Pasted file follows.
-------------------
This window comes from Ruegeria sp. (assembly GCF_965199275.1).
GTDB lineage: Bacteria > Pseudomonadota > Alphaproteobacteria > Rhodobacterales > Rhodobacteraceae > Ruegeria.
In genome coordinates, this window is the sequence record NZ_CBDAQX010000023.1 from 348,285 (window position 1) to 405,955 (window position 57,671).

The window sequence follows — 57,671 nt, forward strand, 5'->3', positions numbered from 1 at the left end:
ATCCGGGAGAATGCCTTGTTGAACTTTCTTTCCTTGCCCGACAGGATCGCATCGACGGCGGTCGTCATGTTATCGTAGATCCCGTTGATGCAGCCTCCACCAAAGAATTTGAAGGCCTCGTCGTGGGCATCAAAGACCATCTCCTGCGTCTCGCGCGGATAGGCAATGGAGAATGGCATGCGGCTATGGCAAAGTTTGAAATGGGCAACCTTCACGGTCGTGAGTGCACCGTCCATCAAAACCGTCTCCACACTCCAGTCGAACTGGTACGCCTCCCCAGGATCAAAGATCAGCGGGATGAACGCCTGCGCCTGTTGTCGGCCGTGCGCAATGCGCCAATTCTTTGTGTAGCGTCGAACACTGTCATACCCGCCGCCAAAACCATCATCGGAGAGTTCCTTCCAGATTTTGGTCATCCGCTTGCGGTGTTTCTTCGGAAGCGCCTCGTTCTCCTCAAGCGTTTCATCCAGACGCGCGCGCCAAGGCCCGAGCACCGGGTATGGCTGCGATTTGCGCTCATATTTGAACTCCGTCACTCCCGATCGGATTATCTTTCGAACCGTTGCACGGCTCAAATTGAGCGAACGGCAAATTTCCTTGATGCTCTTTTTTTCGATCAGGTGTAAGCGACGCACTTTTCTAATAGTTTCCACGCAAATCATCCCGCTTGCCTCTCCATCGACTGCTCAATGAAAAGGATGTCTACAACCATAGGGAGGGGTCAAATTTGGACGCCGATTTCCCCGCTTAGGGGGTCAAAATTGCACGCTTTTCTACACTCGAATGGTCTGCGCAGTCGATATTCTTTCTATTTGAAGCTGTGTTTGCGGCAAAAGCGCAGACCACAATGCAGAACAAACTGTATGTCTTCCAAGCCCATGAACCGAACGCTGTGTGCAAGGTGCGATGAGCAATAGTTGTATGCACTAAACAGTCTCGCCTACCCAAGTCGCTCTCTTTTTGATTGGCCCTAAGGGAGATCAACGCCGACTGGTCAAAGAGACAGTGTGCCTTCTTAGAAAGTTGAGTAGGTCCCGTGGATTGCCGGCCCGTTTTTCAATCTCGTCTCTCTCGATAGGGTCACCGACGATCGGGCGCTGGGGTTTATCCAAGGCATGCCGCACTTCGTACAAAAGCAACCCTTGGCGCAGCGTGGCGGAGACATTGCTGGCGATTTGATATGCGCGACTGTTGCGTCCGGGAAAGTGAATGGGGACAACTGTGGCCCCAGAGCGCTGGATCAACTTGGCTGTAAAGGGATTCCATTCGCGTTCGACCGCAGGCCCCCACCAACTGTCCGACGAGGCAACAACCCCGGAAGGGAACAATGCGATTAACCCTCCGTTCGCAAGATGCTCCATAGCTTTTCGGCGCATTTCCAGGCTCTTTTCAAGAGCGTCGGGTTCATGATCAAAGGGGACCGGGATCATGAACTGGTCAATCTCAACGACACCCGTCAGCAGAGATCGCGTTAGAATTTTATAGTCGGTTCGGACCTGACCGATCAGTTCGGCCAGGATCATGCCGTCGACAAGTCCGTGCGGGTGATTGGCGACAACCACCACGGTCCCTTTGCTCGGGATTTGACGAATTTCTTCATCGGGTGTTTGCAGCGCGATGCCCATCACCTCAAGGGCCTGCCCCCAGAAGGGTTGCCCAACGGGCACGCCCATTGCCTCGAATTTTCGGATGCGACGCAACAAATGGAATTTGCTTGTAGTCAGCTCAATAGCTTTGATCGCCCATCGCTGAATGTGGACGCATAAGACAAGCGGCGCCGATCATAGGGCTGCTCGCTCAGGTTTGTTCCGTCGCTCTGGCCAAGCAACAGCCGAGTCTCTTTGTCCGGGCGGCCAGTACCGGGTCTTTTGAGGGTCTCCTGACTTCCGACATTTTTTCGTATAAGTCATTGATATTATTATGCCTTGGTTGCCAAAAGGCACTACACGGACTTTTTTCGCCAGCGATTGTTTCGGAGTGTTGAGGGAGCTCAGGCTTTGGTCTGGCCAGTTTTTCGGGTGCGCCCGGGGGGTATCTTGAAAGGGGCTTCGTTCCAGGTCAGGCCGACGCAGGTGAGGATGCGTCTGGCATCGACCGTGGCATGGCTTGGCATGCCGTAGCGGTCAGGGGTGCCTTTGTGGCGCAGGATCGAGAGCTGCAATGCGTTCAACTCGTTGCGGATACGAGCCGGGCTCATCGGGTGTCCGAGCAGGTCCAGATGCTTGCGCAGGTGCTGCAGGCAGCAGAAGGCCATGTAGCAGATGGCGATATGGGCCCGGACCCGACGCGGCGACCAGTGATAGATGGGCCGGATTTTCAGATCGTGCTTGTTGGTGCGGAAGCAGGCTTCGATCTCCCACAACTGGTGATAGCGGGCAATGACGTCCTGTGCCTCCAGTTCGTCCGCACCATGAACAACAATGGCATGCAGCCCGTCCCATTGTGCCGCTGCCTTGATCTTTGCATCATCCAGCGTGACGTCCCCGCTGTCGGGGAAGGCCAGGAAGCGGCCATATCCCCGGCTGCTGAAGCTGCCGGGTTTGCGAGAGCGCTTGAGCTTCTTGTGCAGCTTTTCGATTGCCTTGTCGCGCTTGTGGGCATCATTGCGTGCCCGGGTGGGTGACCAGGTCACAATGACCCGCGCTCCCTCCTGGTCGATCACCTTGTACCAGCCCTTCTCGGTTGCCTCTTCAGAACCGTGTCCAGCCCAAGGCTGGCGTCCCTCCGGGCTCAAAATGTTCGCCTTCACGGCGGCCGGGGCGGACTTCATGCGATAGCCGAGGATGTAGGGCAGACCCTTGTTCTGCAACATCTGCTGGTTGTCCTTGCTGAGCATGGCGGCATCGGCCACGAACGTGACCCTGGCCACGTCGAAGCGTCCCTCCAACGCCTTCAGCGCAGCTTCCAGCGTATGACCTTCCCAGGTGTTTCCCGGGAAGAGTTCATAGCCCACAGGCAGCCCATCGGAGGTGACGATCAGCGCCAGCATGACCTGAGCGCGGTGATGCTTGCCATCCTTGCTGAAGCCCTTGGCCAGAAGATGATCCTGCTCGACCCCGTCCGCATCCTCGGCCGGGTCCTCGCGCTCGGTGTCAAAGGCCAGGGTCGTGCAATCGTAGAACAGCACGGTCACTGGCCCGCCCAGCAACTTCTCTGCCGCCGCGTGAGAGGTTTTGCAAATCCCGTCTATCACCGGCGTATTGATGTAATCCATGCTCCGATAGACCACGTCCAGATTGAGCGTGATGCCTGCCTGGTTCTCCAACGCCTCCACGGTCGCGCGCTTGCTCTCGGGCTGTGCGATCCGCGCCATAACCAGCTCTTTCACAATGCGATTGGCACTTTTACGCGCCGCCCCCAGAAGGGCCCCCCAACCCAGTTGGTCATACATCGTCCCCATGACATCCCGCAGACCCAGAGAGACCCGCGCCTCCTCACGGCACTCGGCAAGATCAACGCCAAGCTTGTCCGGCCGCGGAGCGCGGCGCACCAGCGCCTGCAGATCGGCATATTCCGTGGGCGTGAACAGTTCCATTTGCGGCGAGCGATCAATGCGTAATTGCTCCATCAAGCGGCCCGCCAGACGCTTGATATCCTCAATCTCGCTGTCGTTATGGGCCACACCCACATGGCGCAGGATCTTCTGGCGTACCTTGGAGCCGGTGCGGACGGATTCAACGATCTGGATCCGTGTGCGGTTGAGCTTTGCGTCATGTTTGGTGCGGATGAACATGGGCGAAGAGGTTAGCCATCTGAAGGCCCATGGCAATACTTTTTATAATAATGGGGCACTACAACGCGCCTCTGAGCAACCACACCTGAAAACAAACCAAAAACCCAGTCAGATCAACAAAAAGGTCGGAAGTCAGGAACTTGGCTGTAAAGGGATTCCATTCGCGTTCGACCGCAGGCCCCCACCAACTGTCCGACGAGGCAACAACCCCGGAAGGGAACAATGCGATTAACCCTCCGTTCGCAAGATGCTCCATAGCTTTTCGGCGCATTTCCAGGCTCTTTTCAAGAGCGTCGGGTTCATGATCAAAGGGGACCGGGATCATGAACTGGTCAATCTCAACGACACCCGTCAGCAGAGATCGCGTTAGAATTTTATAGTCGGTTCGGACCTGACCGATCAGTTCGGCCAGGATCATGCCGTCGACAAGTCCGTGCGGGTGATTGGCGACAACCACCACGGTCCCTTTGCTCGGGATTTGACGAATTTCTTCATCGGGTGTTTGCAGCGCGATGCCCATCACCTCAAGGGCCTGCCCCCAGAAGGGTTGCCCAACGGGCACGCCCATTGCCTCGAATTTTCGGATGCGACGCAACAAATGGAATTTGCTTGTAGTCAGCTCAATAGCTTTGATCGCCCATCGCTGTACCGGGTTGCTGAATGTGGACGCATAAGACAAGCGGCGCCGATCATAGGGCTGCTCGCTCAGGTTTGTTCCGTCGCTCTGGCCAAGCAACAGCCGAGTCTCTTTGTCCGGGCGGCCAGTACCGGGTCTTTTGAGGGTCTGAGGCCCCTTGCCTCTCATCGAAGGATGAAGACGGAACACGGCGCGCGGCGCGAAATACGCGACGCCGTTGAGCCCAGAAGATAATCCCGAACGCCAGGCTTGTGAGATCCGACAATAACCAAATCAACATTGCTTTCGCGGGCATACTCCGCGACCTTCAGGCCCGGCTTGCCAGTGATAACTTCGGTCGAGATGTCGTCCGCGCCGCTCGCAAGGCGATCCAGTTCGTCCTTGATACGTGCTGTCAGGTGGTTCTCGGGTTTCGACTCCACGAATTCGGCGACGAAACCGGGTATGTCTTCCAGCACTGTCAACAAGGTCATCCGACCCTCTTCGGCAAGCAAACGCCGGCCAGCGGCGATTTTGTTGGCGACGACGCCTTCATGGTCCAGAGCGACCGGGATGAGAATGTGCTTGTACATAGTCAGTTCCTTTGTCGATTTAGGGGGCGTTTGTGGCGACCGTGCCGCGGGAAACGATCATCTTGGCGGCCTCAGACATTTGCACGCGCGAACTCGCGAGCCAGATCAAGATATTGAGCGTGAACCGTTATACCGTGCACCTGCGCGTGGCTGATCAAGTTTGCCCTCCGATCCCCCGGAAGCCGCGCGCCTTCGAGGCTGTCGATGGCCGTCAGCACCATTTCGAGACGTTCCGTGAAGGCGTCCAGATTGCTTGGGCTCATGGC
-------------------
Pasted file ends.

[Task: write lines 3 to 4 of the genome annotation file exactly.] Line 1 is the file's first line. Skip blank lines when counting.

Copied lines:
In genome coordinates, this window is the sequence record NZ_CBDAQX010000023.1 from 348,285 (window position 1) to 405,955 (window position 57,671).

The window sequence follows — 57,671 nt, forward strand, 5'->3', positions numbered from 1 at the left end: